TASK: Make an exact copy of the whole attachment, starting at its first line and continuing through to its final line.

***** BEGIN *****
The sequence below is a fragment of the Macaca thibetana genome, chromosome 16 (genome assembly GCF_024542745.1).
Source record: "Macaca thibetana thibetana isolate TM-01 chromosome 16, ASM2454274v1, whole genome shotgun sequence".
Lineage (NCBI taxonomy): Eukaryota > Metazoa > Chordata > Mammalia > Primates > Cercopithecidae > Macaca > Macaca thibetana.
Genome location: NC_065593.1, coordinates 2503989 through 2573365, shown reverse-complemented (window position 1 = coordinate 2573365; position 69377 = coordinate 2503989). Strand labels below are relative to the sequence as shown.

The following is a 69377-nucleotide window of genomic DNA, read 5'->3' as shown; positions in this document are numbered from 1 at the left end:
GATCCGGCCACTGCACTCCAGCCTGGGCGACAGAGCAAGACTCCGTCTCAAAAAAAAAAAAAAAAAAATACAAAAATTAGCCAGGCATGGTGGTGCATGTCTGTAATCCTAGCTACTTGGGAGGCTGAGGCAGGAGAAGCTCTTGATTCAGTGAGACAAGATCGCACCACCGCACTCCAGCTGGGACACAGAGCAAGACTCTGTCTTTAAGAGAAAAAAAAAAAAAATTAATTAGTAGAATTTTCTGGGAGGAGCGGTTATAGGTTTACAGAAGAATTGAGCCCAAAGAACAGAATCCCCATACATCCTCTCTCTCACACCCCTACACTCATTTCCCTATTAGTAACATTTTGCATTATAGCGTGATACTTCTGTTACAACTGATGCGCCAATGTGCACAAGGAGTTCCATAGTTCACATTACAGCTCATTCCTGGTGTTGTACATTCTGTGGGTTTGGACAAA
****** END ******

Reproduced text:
The sequence below is a fragment of the Macaca thibetana genome, chromosome 16 (genome assembly GCF_024542745.1).
Source record: "Macaca thibetana thibetana isolate TM-01 chromosome 16, ASM2454274v1, whole genome shotgun sequence".
Lineage (NCBI taxonomy): Eukaryota > Metazoa > Chordata > Mammalia > Primates > Cercopithecidae > Macaca > Macaca thibetana.
Genome location: NC_065593.1, coordinates 2503989 through 2573365, shown reverse-complemented (window position 1 = coordinate 2573365; position 69377 = coordinate 2503989). Strand labels below are relative to the sequence as shown.

The following is a 69377-nucleotide window of genomic DNA, read 5'->3' as shown; positions in this document are numbered from 1 at the left end:
GATCCGGCCACTGCACTCCAGCCTGGGCGACAGAGCAAGACTCCGTCTCAAAAAAAAAAAAAAAAAAATACAAAAATTAGCCAGGCATGGTGGTGCATGTCTGTAATCCTAGCTACTTGGGAGGCTGAGGCAGGAGAAGCTCTTGATTCAGTGAGACAAGATCGCACCACCGCACTCCAGCTGGGACACAGAGCAAGACTCTGTCTTTAAGAGAAAAAAAAAAAAAATTAATTAGTAGAATTTTCTGGGAGGAGCGGTTATAGGTTTACAGAAGAATTGAGCCCAAAGAACAGAATCCCCATACATCCTCTCTCTCACACCCCTACACTCATTTCCCTATTAGTAACATTTTGCATTATAGCGTGATACTTCTGTTACAACTGATGCGCCAATGTGCACAAGGAGTTCCATAGTTCACATTACAGCTCATTCCTGGTGTTGTACATTCTGTGGGTTTGGACAAA